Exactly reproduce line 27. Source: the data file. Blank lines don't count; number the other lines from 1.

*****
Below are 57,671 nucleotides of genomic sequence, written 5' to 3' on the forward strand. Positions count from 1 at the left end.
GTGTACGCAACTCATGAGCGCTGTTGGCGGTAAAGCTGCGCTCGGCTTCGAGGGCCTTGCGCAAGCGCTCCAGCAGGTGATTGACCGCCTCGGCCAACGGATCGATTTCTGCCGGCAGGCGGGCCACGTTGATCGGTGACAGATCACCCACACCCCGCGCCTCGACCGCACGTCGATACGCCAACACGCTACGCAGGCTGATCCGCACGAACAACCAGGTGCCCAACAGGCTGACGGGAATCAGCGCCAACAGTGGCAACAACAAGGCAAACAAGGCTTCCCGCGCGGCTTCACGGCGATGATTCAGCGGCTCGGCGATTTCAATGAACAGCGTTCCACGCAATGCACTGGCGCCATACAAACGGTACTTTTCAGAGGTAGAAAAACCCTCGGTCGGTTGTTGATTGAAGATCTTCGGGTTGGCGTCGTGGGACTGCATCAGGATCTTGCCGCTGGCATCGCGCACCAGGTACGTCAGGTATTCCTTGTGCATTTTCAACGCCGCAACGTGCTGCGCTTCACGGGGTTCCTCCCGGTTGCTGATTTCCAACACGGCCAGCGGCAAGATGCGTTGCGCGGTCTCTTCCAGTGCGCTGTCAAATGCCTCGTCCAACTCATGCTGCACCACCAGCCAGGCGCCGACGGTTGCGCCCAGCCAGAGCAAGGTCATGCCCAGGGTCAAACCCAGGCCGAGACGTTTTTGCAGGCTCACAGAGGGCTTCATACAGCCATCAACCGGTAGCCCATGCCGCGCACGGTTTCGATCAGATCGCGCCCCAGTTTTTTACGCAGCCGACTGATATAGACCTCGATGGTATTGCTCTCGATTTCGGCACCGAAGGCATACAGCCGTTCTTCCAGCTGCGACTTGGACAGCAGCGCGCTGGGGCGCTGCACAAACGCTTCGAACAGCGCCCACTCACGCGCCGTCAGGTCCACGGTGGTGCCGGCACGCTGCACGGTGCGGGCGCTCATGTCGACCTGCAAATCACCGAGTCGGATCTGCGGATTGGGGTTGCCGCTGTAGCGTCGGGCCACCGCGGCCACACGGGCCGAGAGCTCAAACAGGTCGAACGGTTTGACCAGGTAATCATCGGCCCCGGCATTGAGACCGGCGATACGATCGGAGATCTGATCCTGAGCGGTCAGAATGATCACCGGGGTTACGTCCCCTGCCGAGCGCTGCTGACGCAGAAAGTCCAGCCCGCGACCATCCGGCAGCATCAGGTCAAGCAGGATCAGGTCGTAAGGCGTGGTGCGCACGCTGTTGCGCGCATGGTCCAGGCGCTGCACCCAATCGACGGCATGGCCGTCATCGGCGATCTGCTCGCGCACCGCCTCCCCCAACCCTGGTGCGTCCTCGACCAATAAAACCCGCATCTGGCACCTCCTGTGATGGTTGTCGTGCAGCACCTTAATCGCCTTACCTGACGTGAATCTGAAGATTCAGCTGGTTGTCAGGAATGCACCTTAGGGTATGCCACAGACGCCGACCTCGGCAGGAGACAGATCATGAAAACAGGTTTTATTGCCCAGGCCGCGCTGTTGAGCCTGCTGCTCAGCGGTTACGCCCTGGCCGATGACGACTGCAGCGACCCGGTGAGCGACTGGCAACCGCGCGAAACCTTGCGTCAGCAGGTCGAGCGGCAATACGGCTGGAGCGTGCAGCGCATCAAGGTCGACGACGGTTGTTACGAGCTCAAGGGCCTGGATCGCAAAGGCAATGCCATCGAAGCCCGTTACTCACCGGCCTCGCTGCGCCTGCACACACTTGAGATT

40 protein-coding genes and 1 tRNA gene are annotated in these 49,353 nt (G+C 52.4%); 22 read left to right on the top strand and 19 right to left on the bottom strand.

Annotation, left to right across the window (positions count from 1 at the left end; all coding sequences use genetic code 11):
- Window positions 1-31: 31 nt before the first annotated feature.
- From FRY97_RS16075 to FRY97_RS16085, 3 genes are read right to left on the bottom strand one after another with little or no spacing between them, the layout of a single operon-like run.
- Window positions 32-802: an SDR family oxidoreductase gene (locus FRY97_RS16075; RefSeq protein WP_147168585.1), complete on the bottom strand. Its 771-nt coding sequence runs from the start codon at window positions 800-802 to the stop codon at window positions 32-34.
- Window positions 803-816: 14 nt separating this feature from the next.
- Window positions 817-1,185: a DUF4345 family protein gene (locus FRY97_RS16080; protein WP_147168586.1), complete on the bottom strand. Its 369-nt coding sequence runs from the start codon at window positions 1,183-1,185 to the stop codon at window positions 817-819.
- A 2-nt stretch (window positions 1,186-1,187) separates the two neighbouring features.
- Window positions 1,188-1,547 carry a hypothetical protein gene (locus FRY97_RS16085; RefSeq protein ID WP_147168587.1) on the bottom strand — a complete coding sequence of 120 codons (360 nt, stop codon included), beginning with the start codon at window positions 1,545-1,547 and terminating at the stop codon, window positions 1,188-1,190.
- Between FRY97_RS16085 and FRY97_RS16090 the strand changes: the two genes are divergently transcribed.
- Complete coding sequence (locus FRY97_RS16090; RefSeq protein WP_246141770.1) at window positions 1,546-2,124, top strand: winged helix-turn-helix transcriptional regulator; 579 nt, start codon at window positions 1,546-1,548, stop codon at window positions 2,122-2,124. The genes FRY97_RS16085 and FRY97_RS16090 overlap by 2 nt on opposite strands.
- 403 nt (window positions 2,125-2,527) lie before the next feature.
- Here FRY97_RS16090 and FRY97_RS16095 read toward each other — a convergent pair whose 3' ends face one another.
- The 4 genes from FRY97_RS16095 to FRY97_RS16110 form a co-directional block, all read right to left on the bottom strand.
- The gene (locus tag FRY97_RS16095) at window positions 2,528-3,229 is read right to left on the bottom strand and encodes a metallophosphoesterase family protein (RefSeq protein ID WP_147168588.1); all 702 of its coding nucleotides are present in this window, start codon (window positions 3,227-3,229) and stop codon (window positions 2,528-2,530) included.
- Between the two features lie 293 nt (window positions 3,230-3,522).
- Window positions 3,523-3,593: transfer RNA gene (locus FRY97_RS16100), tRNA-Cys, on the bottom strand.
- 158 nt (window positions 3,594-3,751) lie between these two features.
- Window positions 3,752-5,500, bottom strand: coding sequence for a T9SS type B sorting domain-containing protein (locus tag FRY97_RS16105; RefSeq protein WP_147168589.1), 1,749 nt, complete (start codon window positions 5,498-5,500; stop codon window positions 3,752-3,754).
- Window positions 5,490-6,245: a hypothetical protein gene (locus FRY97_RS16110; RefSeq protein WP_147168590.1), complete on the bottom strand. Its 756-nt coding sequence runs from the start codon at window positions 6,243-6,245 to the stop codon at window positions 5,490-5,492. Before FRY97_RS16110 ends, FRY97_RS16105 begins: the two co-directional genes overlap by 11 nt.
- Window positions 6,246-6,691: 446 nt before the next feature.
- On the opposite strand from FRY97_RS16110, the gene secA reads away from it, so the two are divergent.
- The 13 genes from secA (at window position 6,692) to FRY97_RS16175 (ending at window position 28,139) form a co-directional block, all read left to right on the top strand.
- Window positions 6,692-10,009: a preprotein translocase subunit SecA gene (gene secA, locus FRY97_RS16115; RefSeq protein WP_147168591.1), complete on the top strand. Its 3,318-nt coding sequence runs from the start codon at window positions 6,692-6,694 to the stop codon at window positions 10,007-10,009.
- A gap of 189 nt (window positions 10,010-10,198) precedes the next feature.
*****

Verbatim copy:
- A gap of 189 nt (window positions 10,010-10,198) precedes the next feature.